Normal…what is normal
Seven months ago, I was just home from the hospital after my bicycle accident in which I was forced into life being ‘on pause’ if you will. I was under strict orders to rest, on screen restrictions, and limited activity. Life would change moving forward. The first week, I was a little fuzzy and grateful for the time to rest. But after the first week or so (as I remember it), I couldn’t wait to get back to normal in which I could resume ‘normal’ activity.
However, as time moved forward, while I was recovering, it became evident that my normal would be soon be a ‘new normal’ and different to what I was used to. As many of you know, and gracefully watched, it took time for me to find the new rhythm and feel like myself. It took some time, but eventually after some faithful physical therapy, many appointments, and learning (and re-learning) my limits and rhythms of life and ministry I was cleared by my concussion doctor (the other doctor is still pending and delayed due to coronavirus).
Just as January came around, I would be able to feel myself again…with a new norm, routine and rhythm of ministry and life.
Then just 8 weeks later, we would quickly go into a frenzy pace of life as we would be ordered to go ‘on pause’ as the coronavirus arrived and we all discovered and learned words and phrases such as: covid19, PPE’s, flatten the curve, remaining socially distant.
And now, as the world has been impacted by the coronavirus, we, here in NY, wonder what it looks like to ‘go back to normal.’ We ask when will things go back to normal? Or say phrases such as ‘when life returns to normal’ We, a culture and society who seems to thrive on chaos and busy-ness cannot wait until things get back to normal.
I’ve been thinking a lot about the phrase ‘when things go back to normal’ and have wondered… what is normal? There’s a saying out there that says “normal, it’s just a setting on the dryer.’
Webster defines normal as “conforming to a type, standard, or regular pattern”
Normal is a regular pattern. For the past several weeks, our norm has been halted and we have had to discover a new norm. We now think twice before we go to the store, we stay home, we have learned to communicate with one another in an entirely new way as we have had to rely once again on phones, social media and technology. We have learned to be content with what we have and prioritize our needs versus our wants.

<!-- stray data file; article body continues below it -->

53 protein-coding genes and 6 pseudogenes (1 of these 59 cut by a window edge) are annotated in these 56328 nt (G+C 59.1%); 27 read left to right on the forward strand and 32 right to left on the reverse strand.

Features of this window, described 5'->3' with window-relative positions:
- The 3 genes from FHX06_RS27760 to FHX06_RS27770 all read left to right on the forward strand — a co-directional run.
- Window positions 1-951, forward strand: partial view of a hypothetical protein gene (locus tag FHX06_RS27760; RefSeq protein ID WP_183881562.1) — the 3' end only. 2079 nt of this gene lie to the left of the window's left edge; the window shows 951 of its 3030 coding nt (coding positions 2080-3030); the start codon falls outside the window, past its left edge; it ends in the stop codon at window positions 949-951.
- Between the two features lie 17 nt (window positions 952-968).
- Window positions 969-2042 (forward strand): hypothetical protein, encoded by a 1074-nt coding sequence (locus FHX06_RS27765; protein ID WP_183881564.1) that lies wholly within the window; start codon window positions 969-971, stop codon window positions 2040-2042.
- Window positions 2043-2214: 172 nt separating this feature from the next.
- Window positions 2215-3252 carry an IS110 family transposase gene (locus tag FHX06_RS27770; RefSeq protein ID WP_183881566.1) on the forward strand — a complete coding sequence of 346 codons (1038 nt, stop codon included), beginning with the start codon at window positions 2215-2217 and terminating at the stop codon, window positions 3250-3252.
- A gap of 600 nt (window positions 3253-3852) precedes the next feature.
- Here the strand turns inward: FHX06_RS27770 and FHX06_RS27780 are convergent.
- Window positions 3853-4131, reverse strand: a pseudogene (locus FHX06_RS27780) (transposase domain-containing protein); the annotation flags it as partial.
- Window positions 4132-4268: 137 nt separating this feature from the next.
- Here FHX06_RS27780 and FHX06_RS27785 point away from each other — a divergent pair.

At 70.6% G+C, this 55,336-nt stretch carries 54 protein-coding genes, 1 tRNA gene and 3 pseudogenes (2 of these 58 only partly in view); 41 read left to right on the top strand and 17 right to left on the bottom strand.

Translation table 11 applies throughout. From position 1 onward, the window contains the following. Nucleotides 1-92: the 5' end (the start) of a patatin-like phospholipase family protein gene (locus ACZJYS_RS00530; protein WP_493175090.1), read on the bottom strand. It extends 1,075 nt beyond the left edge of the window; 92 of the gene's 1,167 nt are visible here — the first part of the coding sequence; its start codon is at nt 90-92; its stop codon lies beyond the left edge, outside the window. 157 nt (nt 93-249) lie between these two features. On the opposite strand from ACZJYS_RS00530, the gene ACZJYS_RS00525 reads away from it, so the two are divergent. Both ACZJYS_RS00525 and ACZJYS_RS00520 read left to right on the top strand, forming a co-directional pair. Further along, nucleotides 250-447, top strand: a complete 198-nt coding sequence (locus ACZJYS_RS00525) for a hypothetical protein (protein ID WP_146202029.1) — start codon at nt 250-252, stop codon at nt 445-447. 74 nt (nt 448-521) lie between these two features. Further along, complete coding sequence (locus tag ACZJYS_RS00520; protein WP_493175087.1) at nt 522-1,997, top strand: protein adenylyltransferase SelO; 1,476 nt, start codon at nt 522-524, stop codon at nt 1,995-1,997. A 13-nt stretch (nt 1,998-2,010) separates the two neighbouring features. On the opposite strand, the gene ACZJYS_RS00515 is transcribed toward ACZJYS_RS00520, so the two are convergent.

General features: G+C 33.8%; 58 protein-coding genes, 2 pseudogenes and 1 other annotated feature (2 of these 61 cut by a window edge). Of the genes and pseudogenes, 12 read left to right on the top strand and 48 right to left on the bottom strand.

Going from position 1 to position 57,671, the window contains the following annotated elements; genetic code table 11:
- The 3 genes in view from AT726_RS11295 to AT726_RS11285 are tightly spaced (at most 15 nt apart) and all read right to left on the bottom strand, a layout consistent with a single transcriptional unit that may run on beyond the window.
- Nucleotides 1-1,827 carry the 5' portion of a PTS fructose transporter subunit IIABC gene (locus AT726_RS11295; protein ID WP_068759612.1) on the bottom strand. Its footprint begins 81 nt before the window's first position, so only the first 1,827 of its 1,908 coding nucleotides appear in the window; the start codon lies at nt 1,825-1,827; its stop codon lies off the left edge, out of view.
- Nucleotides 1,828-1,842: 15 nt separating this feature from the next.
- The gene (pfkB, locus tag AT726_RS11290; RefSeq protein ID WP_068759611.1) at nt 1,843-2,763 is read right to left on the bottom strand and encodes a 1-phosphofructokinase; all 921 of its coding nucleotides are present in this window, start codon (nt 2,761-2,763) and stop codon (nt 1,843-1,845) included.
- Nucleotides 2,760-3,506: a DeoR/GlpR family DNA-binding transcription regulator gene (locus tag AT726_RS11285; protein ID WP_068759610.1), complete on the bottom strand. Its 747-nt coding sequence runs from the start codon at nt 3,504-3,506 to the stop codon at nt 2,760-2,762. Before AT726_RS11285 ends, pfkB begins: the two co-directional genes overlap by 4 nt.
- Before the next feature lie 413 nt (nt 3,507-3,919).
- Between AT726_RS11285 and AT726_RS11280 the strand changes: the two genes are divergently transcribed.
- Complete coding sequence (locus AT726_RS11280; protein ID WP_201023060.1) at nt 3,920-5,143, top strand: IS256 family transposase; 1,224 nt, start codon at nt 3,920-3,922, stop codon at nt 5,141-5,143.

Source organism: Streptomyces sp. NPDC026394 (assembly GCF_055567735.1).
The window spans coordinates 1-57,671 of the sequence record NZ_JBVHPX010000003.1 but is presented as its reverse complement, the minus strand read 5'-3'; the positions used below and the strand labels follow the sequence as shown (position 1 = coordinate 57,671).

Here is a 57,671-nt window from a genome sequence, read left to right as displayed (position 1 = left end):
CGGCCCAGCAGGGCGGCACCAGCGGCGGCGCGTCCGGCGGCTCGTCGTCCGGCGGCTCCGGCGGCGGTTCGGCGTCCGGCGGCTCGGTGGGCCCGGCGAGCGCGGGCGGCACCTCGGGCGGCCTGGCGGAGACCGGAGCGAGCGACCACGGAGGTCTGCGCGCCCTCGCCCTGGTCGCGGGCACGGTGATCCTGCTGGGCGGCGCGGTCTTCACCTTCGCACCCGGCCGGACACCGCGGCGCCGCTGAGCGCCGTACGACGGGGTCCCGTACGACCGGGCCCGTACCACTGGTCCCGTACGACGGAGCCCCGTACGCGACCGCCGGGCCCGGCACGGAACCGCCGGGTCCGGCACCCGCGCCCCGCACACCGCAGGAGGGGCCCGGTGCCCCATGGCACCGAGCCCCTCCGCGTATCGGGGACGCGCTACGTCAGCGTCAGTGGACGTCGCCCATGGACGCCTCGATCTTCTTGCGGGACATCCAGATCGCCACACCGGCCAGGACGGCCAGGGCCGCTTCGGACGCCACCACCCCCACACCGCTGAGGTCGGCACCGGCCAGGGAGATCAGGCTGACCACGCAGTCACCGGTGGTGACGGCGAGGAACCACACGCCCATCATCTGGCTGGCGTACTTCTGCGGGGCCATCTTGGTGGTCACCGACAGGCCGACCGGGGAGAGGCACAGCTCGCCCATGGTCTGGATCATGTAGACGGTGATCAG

Some of us have maybe prayed more, learned how to adapt to the quiet and slower pace of life in which we can now savor the moments and days, and listen.
While for some of us, the pace has quickened as the work has been a new experience in learning how to teach from a distance and on a computer screen, or the workload larger because co-workers were sick or not able to make it in. And for some, lives have been put on the line as frontline workers as you have served and provided grace, care, compassion and service for a frenzied toilet paper hoarding people. Some of us, had to learn how to grieve in an entirely new way…from a distance. We have learned new ways to connect, extend care to one another and even worshipped over social media and the list goes on and on.
In Exodus, we find the Israelites in the Old Testament, wandering around in the wilderness for 40 years, they wanted to go back…but they kept going forward. I’m not saying we’re in the wilderness (or maybe we are), but going back to normal … is that what we really want?
I wonder…how has these weeks so far ‘on pause’ impacted and changed your life? What is it that you miss? What is it that you don’t miss? What does normal look like for you? Was your normal really that good?
These will be questions I will be asking myself as we wait to ‘go back to normal’ I encourage you to do the same.
In the meantime, I leave you with the Apostle Paul’s words to the church in Philippi:
Philippians 4:4-9 says “Rejoice in the Lord always. I will say it again: Rejoice! Let your gentleness be evident to all. The Lord is near. Do not be anxious about anything, but in every situation, by prayer and petition, with thanksgiving, present your requests to God. And the peace of God, which transcends all understanding, will guard your hearts and your minds in Christ Jesus.
Finally, brothers and sisters, whatever is true, whatever is noble, whatever is right, whatever is pure, whatever is lovely, whatever is admirable—if anything is excellent or praiseworthy—think about such things. Whatever you have learned or received or heard from me, or seen in me—put it into practice. And the God of peace will be with you.”
Stay tuned for more reflections on normal, transformation and renewal as this is just one part for the week.
May the peace of Christ be with you today and always,